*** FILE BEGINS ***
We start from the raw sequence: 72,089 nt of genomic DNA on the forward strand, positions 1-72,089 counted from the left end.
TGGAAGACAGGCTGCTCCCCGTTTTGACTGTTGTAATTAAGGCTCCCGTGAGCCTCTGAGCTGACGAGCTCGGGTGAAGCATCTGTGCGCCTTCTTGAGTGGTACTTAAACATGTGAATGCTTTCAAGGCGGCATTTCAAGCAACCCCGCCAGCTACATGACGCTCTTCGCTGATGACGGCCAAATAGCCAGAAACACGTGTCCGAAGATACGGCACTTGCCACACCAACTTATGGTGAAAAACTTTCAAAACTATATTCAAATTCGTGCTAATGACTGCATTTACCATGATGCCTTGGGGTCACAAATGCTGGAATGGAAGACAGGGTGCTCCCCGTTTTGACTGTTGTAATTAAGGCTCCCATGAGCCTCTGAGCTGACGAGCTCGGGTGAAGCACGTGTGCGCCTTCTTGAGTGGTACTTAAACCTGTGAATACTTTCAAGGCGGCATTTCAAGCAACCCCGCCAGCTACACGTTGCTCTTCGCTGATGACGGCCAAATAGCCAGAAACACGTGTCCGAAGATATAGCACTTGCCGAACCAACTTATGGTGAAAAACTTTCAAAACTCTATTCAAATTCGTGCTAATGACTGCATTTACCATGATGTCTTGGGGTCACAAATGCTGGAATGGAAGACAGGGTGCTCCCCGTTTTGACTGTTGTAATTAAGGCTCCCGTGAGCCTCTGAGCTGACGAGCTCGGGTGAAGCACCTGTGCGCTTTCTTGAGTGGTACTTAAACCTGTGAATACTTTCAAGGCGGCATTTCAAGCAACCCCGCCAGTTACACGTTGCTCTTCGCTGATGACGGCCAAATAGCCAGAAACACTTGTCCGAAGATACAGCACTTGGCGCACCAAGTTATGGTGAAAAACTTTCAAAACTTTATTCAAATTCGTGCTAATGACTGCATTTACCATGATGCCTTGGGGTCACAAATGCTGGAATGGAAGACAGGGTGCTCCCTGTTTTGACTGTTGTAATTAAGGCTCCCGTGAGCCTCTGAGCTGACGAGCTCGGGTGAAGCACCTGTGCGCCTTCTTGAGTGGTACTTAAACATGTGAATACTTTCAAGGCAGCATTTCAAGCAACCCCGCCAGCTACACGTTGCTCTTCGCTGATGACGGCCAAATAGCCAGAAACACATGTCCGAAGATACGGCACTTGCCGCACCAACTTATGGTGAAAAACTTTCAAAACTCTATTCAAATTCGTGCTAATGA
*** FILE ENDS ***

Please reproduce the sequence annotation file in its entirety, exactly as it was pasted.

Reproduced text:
We start from the raw sequence: 72,089 nt of genomic DNA on the forward strand, positions 1-72,089 counted from the left end.
TGGAAGACAGGCTGCTCCCCGTTTTGACTGTTGTAATTAAGGCTCCCGTGAGCCTCTGAGCTGACGAGCTCGGGTGAAGCATCTGTGCGCCTTCTTGAGTGGTACTTAAACATGTGAATGCTTTCAAGGCGGCATTTCAAGCAACCCCGCCAGCTACATGACGCTCTTCGCTGATGACGGCCAAATAGCCAGAAACACGTGTCCGAAGATACGGCACTTGCCACACCAACTTATGGTGAAAAACTTTCAAAACTATATTCAAATTCGTGCTAATGACTGCATTTACCATGATGCCTTGGGGTCACAAATGCTGGAATGGAAGACAGGGTGCTCCCCGTTTTGACTGTTGTAATTAAGGCTCCCATGAGCCTCTGAGCTGACGAGCTCGGGTGAAGCACGTGTGCGCCTTCTTGAGTGGTACTTAAACCTGTGAATACTTTCAAGGCGGCATTTCAAGCAACCCCGCCAGCTACACGTTGCTCTTCGCTGATGACGGCCAAATAGCCAGAAACACGTGTCCGAAGATATAGCACTTGCCGAACCAACTTATGGTGAAAAACTTTCAAAACTCTATTCAAATTCGTGCTAATGACTGCATTTACCATGATGTCTTGGGGTCACAAATGCTGGAATGGAAGACAGGGTGCTCCCCGTTTTGACTGTTGTAATTAAGGCTCCCGTGAGCCTCTGAGCTGACGAGCTCGGGTGAAGCACCTGTGCGCTTTCTTGAGTGGTACTTAAACCTGTGAATACTTTCAAGGCGGCATTTCAAGCAACCCCGCCAGTTACACGTTGCTCTTCGCTGATGACGGCCAAATAGCCAGAAACACTTGTCCGAAGATACAGCACTTGGCGCACCAAGTTATGGTGAAAAACTTTCAAAACTTTATTCAAATTCGTGCTAATGACTGCATTTACCATGATGCCTTGGGGTCACAAATGCTGGAATGGAAGACAGGGTGCTCCCTGTTTTGACTGTTGTAATTAAGGCTCCCGTGAGCCTCTGAGCTGACGAGCTCGGGTGAAGCACCTGTGCGCCTTCTTGAGTGGTACTTAAACATGTGAATACTTTCAAGGCAGCATTTCAAGCAACCCCGCCAGCTACACGTTGCTCTTCGCTGATGACGGCCAAATAGCCAGAAACACATGTCCGAAGATACGGCACTTGCCGCACCAACTTATGGTGAAAAACTTTCAAAACTCTATTCAAATTCGTGCTAATGA